No one reads more prospective novel beginnings than literary agents. They’re the ones on the front lines — sifting through inboxes and slush piles. And they’re the ones who can tell us which Chapter 1 approaches are overused and cliche, as well as which techniques just plain don’t work. Below find a smattering of feedback from experienced literary agents on what they hate to see the first pages of a writer’s submission. Avoid these problems and tighten your submission!
“I don’t like it when the main character dies at the end of Chapter 1. Why did I just spend all this time with this character? I feel cheated.”
- Cricket Freeman, The August Agency
“I dislike opening scenes that you think are real, then the protagonist wakes up. It makes me feel cheated.”
- Laurie McLean, Foreword Literary .... (Con't on Writer Unboxed)
"Is it safe?"
By Kenneth Mark Hoover at Hoover's Corner
A writer friend of mine, Sandra Wickham, was trying to brainstorm ideas and found herself, in her own words, “floundering.” She wondered aloud if people had any tips on how to dig deep for a big idea.
I expect she got lots of good advice, because if writers have anything in over abundance it’s advice. Myself included. But, here is what I told her:
“Take chances. Push the envelope. Think outside the areas you are comfortable in and imagine what makes you uncomfortable.”
This fits in with my own philosophy about writing. I don’t believe in playing it safe when it comes to writing. I don’t know if that has ever been part of my makeup when it comes to writing, but it may have been early on before I wised up. I grew up a big Henry Miller fan and he was a huge inspiration to me when I started to write in a serious way. You can’t delve into Miller and come away with the thought process that your writing should be dull and uninspiring. You may not like Miller, but you can’t argue he ever played it safe.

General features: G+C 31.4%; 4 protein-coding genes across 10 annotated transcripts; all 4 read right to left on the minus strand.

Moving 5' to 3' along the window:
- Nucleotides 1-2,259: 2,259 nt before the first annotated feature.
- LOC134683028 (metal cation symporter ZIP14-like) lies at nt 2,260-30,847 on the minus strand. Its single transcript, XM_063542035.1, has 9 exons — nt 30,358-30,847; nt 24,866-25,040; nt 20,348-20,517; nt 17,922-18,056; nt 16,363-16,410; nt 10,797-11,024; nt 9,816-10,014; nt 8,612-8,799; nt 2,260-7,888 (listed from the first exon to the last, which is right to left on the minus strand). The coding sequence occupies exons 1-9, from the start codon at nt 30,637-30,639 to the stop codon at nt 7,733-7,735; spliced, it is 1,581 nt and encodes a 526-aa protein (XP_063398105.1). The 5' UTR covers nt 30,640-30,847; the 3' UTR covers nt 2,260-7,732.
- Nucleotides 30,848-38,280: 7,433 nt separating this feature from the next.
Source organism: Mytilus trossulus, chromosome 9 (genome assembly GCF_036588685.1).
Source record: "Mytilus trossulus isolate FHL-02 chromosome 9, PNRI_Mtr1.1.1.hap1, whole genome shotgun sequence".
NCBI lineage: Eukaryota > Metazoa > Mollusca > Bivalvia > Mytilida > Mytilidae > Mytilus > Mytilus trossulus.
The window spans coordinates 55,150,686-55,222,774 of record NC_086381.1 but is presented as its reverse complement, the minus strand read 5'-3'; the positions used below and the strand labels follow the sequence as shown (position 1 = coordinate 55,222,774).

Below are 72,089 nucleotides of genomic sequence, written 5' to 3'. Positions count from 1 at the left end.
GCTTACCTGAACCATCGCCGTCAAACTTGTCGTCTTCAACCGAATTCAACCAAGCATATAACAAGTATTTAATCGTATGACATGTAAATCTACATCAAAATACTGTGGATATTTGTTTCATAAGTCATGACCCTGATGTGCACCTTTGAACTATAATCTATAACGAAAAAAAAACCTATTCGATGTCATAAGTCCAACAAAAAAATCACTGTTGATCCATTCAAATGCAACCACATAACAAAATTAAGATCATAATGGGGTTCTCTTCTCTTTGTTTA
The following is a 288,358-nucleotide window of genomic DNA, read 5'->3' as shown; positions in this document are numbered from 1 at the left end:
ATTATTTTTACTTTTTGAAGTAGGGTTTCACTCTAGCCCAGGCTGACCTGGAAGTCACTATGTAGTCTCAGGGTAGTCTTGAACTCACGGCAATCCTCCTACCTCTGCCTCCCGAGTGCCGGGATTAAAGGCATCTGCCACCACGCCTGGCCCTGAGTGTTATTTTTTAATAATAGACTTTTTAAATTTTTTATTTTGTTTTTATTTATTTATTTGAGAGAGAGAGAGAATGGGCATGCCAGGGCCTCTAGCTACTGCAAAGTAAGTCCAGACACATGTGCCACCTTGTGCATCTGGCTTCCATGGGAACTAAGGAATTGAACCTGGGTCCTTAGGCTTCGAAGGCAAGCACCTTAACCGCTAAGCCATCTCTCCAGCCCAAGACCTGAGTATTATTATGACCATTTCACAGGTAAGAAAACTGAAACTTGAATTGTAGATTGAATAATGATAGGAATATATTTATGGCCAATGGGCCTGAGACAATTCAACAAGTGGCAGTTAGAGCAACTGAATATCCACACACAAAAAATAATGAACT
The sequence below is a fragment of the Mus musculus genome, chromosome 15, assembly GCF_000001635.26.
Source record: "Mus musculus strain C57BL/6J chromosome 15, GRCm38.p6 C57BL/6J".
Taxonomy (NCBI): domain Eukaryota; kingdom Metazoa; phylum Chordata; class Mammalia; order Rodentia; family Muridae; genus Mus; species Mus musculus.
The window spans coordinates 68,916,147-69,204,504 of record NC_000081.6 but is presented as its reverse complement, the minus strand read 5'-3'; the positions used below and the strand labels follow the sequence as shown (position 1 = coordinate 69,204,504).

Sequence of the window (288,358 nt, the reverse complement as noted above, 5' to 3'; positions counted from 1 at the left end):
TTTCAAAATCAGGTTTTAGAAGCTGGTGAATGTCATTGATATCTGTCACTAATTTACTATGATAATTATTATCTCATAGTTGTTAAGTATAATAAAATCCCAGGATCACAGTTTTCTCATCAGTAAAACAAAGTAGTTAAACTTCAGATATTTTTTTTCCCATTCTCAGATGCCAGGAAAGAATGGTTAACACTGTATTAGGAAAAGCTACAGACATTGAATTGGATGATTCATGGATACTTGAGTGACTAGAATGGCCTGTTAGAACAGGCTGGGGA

Remember Marathon Man, that movie with Dustin Hoffman and Laurence Olivier? There’s a chilling scene where Hoffman is asked over and over again by Olivier, “Is it safe? Is it safe?“
As a writer I believe you should ask yourself the same question about every story you write. If the answer to any part of the story is Yes, it is safe…then you should probably pass it by unless you have a very good reason not to... (con't on Hoover's Corner)
By Jane Friedman, guest blogger at Writer Unboxed
We’re so glad that former WU contributor Jane Friedman agreed to visit today as a guest, to give us some updates on the state of the ever-changing publishing industry.
Most writers are aware that the publishing industry is undergoing a range of transformations, new beginnings, failures, and consolidations. But there’s so much change it can be difficult to weed out and understand the most relevant and important changes—especially when hundreds of opinions seem to surround the smallest change.
Based on industry conversations I’ve had in the last six months, as well as reports I’ve read by people I trust, here are five trends that writers should keep a close eye on.
1. Publishing Contracts
When I started working in trade publishing (1998), it was very rare that the company’s boilerplate contract would change. Obviously it was negotiated in minute detail by every agent that came into contact with it—so contracts differed from author to author—but the process always played out by a certain set of expectations or guidelines... (con't on Writer Unboxed)